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July 2, 2020 48 min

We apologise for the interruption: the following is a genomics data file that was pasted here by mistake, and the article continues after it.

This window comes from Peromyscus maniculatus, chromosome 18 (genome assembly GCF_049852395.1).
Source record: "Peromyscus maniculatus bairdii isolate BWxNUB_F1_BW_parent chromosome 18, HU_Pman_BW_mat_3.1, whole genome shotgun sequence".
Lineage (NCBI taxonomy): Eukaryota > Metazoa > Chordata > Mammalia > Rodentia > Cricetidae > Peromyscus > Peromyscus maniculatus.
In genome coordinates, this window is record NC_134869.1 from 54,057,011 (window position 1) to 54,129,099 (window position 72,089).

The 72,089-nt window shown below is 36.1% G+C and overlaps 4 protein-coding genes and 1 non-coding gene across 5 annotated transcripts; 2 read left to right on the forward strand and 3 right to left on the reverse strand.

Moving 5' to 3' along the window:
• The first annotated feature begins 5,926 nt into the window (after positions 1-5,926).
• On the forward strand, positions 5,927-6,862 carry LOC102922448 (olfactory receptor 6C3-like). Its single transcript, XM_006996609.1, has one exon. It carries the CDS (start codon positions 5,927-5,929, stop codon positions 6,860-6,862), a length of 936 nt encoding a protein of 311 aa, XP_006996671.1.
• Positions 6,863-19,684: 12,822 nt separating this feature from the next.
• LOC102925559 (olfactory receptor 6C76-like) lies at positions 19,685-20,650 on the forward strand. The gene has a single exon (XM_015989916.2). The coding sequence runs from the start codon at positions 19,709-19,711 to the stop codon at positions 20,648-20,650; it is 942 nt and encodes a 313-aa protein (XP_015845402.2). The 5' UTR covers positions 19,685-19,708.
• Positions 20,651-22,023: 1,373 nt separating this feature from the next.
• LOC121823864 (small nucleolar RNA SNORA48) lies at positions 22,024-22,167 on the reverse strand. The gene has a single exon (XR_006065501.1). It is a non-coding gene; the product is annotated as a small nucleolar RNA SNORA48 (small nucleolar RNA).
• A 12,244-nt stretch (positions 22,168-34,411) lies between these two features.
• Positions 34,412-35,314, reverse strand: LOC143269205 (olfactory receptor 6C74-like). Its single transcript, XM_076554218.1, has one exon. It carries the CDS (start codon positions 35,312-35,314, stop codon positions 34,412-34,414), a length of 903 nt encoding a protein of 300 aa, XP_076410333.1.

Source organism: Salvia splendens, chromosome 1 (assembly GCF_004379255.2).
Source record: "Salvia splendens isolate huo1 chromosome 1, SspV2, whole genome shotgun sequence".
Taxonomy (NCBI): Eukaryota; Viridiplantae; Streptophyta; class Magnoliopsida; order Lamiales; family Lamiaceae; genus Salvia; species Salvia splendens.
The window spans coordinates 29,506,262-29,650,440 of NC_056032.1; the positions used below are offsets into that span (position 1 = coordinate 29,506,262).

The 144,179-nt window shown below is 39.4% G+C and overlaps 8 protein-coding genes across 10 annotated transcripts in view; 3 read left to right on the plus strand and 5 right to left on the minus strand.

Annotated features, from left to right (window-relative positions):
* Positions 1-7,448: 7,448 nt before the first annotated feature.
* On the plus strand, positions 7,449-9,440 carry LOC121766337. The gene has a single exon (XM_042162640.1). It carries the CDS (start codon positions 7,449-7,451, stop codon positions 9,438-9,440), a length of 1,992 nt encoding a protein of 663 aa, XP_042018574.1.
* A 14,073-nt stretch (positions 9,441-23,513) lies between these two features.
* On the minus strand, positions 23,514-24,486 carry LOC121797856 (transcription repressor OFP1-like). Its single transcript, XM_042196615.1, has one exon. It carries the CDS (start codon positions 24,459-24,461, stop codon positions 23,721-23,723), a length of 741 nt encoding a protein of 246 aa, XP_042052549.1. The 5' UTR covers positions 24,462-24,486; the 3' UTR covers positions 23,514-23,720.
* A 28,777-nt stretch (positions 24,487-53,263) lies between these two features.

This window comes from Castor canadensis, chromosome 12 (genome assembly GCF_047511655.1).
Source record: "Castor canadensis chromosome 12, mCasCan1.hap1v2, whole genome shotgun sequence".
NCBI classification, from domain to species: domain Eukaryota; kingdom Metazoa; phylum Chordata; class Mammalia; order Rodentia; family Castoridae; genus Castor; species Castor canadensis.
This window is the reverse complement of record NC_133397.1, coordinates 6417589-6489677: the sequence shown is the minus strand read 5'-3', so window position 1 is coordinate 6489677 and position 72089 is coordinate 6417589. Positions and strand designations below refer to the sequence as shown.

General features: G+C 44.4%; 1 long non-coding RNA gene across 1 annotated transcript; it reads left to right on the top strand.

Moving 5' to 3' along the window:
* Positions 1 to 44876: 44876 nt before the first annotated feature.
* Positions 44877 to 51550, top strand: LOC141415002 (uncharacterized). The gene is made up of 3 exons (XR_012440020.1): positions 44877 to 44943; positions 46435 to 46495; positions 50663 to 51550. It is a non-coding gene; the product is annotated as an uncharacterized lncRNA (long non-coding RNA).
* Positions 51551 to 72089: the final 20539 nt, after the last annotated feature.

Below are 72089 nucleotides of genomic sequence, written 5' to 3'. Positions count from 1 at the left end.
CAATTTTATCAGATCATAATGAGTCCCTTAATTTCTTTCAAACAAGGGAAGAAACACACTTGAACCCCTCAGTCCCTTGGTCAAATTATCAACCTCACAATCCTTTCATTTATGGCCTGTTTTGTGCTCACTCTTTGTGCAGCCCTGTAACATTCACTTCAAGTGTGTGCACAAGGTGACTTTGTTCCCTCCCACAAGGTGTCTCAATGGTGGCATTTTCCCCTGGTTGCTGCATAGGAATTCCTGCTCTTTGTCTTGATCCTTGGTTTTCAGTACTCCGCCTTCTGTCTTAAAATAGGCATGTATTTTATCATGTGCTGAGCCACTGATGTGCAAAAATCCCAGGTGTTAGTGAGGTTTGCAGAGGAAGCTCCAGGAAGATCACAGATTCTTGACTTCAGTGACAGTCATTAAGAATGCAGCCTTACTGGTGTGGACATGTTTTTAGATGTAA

Tammy Lee launched a line of wearable cool therapy medical devices in February, 2020, and one month later, she had to shut down her new company due to Covid-19. It wasn’t the start she dreamed of for Xena Therapies. But then, Lee’s entire career is built on unexpected turns. Lee studied journalism and political science and landed a job as a Washington D.C. news correspondent. She crossed over to politics to become press secretary for then U.S. Senator Byron Dorgan, a “prairie populist” from North Dakota. “I loved helping to influence public policy.” In 2006, she ran for U.S. Representative of Minnesota’s fifth district and lost. “The way I ran that campaign opened the door to the next great opportunity.” Lee was hired by Northwest Airlines to oversee communications during the Northwest-Delta merger. Then after vice president roles with the University of Minnesota Foundation and Carlson, Lee was recruited for the role that changed her career trajectory. Recombinetics, a St. Paul-based gene editing tech startup hired Lee for its No. 2 spot. She led the government approval process for Recombinetics’ technology. When the company’s CEO left, she took over. “I didn’t know anything about gene editing,” Lee says. “But what the board needed was someone who could tell the story of Recombinetics, raise capital and launch the company into the future. I knew how to raise money, and I knew how to tell a story.” She raised $34 million for Recombinetics. That success led to the next opportunity, at Nanocore, a Red Wing, Minn. startup that was developing cool therapy devices made with “phase change material” formulated to 58 degrees. Lee says she fell in love with the products—particularly a vest designed to cool women experiencing hot flashes due to menopause. But she left Nanocore in December 2019 after less than a year on the job. “It was a great product, but not the right business plan or access to capital.” In January, 2020, Lee launched Xena Therapies and hire back all 10 of Nanocore’s employees. She built out two product lines: Opal Cool wearable cooling devices for women—like the “Gal Pals” bra inserts; OnyxCool for orthopedic pain relief. The plan was to start by selling into hospitals and rehab centers, but just weeks after Xena Therapies' launch, most were shut down due to the pandemic. Pivoting to direct to consumer was tricky—“The product is so new, people don’t know to search for it.” Lee says she made the decision to ramp up marketing. “While many were retrenching, I decided to double down on my investment.” It’s slow going, but she says OnyxCool will soon make its QVC debut; Opal Cool is starting to get picked up by obstetrics and chiropractic practices. Lee estimates that the pandemic has set her business plan back only by about six months. Lee says everything she does even today comes back to storytelling. “What I think the common thread is for those of us who are entrepreneurs: we are naturally curious about learning about new things. And when you go into journalism, I think that’s your primary driver: you love to hear other people’s stories, you love to learn about them and you love to tell a story that is compelling to your audience. Founders and entrepreneurs are very much that way. They’ve got a story about a product that they want to tell the world.” After our conversation with Lee, we go Back to the Classroom with the University of St. Thomas Opus College of Business. Dan McLaughlin, director of the Center for Innovation in the Business of Health Care at Opus thinks that in the wake of Covid-19, more startups will take a consumer-driven approach to pain relief and med tech. “A lot of health care system I grew up with has been turned on its head,” McLaughlin says. “A lot of people getting virtual care, and it works great. Direct to consumer is really strong…I don’t think we’ll ever sit in a waiting room for a doctor again.”
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